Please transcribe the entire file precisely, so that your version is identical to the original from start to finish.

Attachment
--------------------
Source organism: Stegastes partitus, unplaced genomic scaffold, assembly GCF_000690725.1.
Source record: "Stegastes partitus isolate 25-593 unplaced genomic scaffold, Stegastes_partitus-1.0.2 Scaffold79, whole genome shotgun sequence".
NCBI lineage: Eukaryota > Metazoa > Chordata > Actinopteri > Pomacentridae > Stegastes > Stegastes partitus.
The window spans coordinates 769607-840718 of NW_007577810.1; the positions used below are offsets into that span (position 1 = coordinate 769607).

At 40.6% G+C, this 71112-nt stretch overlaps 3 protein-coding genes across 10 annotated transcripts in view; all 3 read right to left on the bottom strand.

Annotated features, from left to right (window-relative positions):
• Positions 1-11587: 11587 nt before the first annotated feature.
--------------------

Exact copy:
Source organism: Stegastes partitus, unplaced genomic scaffold, assembly GCF_000690725.1.
Source record: "Stegastes partitus isolate 25-593 unplaced genomic scaffold, Stegastes_partitus-1.0.2 Scaffold79, whole genome shotgun sequence".
NCBI lineage: Eukaryota > Metazoa > Chordata > Actinopteri > Pomacentridae > Stegastes > Stegastes partitus.
The window spans coordinates 769607-840718 of NW_007577810.1; the positions used below are offsets into that span (position 1 = coordinate 769607).

At 40.6% G+C, this 71112-nt stretch overlaps 3 protein-coding genes across 10 annotated transcripts in view; all 3 read right to left on the bottom strand.

Annotated features, from left to right (window-relative positions):
• Positions 1-11587: 11587 nt before the first annotated feature.